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December 1, 2003
Volume 81, Number 48
CENEAR 81 48 p. 8
ISSN 0009-2347


Report explores federal labs' contribution to local economies


Federal laboratories provide economic and educational benefits to the communities and states in which they are located through an array of activities, concludes a report released on Nov. 20 by the Office of Technology Policy in the Technology Administration at the Department of Commerce.

SHARING The Central Receiver Test Facility (above) operated by Sandia National Laboratories is used to develop technology to produce electricity from solar energy.
The report, "Partners on a Mission: Federal Laboratory Practices Contributing to Economic Development," includes the survey results of 28 federal labs. It presents case studies describing ongoing developmental activities from seven of the labs and two programs that link businesses and federal labs.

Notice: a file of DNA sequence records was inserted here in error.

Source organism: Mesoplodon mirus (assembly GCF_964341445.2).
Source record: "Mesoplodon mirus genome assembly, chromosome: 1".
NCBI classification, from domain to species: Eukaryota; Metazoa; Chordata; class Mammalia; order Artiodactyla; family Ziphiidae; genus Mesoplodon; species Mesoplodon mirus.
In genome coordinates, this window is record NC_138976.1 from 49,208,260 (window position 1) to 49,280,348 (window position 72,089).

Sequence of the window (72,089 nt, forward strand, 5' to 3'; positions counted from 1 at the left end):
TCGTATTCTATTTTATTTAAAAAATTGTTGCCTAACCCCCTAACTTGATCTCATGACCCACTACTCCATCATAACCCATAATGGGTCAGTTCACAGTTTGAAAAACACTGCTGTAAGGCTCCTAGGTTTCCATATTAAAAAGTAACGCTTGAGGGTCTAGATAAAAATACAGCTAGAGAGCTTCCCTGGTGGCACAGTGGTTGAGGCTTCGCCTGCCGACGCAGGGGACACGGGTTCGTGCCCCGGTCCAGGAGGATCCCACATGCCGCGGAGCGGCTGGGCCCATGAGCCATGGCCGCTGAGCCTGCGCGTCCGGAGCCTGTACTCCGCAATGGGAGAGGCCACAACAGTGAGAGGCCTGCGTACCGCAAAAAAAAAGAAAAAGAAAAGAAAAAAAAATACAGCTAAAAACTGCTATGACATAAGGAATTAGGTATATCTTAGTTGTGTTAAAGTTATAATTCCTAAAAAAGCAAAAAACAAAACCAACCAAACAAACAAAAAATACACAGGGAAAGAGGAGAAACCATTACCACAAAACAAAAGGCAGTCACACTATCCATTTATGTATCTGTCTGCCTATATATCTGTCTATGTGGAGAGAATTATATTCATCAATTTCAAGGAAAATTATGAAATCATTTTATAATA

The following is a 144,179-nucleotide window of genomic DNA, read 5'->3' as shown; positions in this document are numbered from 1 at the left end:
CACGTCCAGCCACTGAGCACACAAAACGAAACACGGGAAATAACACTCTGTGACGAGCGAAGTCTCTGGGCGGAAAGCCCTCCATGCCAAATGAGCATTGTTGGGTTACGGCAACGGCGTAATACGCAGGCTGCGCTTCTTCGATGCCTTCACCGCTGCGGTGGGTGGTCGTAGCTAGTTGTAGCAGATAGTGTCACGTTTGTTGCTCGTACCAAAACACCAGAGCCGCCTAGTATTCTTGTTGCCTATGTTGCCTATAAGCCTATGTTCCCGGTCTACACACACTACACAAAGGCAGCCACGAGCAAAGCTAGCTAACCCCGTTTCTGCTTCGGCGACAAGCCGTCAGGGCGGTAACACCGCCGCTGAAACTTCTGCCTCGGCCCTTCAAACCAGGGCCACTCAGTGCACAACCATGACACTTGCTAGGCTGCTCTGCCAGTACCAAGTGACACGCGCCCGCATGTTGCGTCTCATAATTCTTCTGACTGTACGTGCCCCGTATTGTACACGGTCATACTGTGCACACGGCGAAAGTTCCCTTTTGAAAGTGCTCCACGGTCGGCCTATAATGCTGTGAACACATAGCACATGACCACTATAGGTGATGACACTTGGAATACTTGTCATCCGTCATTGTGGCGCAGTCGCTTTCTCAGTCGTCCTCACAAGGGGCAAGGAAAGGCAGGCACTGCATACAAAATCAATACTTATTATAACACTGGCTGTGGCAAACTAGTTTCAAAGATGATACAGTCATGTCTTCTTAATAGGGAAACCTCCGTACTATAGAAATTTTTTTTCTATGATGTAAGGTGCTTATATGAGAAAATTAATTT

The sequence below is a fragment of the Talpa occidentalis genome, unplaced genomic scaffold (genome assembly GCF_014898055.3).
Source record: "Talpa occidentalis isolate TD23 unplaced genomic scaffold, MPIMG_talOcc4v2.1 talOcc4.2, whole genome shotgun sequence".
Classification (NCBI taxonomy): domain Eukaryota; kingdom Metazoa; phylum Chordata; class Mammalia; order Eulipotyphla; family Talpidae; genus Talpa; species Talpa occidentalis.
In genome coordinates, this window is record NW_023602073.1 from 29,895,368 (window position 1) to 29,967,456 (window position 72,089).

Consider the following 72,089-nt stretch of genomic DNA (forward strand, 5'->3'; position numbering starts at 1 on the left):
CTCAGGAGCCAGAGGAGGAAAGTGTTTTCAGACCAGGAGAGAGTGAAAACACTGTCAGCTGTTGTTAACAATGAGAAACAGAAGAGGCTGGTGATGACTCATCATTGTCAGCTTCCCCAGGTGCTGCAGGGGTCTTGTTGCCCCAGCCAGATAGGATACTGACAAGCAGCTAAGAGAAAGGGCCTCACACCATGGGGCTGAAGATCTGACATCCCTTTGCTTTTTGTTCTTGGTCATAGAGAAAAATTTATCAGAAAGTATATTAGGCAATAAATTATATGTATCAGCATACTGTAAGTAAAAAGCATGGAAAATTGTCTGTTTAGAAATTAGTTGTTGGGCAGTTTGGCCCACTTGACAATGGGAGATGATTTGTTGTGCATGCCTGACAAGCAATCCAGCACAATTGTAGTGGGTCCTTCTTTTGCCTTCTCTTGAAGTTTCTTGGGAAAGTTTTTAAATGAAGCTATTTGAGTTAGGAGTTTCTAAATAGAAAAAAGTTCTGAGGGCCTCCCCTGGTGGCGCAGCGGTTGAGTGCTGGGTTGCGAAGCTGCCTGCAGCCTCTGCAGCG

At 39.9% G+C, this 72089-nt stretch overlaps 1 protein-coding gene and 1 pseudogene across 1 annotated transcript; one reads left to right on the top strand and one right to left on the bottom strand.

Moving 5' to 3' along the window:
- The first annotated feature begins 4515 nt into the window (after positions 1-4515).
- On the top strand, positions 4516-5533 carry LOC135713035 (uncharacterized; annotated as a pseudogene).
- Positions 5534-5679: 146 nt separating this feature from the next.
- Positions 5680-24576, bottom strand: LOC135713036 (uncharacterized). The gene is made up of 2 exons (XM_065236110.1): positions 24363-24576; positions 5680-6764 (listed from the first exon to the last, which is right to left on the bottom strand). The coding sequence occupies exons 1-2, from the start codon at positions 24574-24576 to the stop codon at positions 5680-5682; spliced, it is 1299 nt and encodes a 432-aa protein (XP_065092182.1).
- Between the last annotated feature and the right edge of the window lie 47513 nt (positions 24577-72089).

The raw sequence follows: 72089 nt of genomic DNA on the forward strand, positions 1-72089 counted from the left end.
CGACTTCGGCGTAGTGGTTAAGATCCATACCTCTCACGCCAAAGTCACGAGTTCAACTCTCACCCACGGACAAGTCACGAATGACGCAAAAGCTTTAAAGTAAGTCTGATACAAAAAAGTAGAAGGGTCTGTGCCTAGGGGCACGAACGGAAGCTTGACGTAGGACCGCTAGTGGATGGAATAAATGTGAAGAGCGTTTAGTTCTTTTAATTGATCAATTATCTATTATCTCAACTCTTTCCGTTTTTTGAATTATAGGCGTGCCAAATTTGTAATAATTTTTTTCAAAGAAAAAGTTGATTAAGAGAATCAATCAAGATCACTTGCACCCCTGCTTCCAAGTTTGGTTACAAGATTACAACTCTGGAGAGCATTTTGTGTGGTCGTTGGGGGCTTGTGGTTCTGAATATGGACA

Among the benefits cited, the report notes that federal labs attract highly educated individuals to an area and, by adding a research infrastructure, provide incentives for entrepreneurs to come to the area. The labs also work with local schools and colleges, helping to encourage math and science at all education levels.

"Just as research universities have long catalyzed economic development in knowledge clusters across our nation, federal laboratories are playing an increasingly important role in promoting regional growth," wrote Bruce P. Mehlman, former assistant secretary of commerce for technology at Commerce, in the report's foreword.

Federal labs also play a key role in driving innovation, said Phillip J. Bond, undersecretary for technology at Commerce, during the report release briefing. "The ultimate advantage for the U.S. in global competition is that Americans can innovate."

The full report is available online at


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Copyright © 2003 American Chemical Society

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